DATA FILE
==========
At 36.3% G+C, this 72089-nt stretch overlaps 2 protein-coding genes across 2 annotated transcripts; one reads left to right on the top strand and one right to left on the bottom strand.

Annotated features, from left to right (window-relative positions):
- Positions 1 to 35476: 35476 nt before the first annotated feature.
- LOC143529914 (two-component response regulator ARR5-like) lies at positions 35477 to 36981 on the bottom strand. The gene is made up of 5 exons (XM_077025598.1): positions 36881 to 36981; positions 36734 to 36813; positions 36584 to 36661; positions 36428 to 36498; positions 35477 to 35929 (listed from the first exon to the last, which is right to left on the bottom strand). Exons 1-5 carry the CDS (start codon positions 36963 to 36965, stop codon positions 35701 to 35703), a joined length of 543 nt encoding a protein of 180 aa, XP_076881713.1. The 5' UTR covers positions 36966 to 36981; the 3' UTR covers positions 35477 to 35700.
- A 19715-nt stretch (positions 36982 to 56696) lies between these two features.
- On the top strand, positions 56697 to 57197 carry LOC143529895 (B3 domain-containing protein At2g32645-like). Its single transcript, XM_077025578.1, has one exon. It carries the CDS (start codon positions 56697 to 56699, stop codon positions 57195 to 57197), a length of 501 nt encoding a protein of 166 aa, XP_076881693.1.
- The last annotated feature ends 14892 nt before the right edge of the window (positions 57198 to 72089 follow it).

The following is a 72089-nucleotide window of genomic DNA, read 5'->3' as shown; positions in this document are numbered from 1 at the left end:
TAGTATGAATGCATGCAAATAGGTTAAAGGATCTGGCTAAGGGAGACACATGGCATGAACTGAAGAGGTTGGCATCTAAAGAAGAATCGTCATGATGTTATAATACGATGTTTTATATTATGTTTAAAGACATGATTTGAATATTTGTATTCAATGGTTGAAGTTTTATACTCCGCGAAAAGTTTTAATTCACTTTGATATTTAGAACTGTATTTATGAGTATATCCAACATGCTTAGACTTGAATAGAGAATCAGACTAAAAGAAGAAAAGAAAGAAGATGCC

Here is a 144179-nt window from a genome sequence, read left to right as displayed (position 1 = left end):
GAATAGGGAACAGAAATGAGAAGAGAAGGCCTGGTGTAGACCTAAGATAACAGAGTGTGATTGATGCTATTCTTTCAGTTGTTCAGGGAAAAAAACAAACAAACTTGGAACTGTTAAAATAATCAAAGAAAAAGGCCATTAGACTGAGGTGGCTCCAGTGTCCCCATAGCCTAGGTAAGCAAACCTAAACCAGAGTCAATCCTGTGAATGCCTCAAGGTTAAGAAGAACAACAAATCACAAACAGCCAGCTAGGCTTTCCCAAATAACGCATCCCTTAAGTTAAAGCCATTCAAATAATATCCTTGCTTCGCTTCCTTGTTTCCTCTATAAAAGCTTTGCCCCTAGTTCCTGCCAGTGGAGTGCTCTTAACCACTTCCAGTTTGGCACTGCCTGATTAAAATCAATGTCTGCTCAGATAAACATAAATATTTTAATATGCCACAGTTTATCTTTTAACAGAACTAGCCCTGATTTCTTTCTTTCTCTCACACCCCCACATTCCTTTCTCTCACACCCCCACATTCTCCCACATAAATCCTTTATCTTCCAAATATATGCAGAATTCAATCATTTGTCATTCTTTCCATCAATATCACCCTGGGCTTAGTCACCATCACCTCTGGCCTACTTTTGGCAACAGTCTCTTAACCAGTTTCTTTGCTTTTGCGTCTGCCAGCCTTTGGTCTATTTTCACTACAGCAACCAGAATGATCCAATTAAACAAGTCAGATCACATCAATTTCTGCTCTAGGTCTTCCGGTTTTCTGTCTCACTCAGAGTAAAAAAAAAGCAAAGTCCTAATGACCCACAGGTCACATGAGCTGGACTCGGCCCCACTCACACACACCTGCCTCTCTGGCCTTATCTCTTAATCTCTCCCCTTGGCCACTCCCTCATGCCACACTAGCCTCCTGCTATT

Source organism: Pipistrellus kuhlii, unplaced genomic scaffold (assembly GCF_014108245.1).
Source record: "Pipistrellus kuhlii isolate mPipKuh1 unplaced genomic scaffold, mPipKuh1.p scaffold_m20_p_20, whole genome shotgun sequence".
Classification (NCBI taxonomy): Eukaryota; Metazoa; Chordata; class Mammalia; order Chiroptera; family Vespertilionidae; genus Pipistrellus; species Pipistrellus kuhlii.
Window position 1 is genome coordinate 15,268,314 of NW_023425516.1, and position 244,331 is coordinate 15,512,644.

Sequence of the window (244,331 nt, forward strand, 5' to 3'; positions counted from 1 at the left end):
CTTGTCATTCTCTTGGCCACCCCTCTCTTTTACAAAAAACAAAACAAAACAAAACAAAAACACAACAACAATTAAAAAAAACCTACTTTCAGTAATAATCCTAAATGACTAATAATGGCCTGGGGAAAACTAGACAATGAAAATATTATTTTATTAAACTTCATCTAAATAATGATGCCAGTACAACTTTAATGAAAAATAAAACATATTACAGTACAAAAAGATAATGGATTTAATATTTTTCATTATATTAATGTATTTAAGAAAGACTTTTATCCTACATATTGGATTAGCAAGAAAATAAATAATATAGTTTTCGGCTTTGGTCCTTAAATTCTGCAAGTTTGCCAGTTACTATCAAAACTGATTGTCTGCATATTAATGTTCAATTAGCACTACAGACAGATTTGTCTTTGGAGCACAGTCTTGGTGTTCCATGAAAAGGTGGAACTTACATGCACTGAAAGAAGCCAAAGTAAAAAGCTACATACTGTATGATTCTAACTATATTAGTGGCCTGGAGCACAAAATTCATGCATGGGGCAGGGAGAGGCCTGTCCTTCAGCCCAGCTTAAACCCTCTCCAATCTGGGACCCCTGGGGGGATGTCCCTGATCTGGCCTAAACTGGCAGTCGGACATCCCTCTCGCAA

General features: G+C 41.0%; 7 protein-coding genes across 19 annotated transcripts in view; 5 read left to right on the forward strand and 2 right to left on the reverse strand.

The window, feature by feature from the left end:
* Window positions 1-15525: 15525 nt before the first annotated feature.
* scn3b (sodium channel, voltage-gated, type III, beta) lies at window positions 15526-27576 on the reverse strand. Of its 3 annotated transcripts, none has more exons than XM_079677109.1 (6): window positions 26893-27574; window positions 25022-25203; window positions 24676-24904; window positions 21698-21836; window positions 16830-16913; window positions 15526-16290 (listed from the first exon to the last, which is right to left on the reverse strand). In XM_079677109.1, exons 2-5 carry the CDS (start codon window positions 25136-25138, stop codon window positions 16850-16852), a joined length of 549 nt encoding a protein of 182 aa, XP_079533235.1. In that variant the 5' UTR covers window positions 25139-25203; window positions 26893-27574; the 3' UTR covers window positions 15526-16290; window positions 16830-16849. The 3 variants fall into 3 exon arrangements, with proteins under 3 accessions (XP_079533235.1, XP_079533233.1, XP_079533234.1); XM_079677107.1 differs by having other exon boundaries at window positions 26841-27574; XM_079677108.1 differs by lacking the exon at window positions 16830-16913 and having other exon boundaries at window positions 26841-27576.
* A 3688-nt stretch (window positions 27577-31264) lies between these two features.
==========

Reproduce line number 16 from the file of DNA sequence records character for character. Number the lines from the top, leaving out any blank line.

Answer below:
Sequence of the window (244,331 nt, forward strand, 5' to 3'; positions counted from 1 at the left end):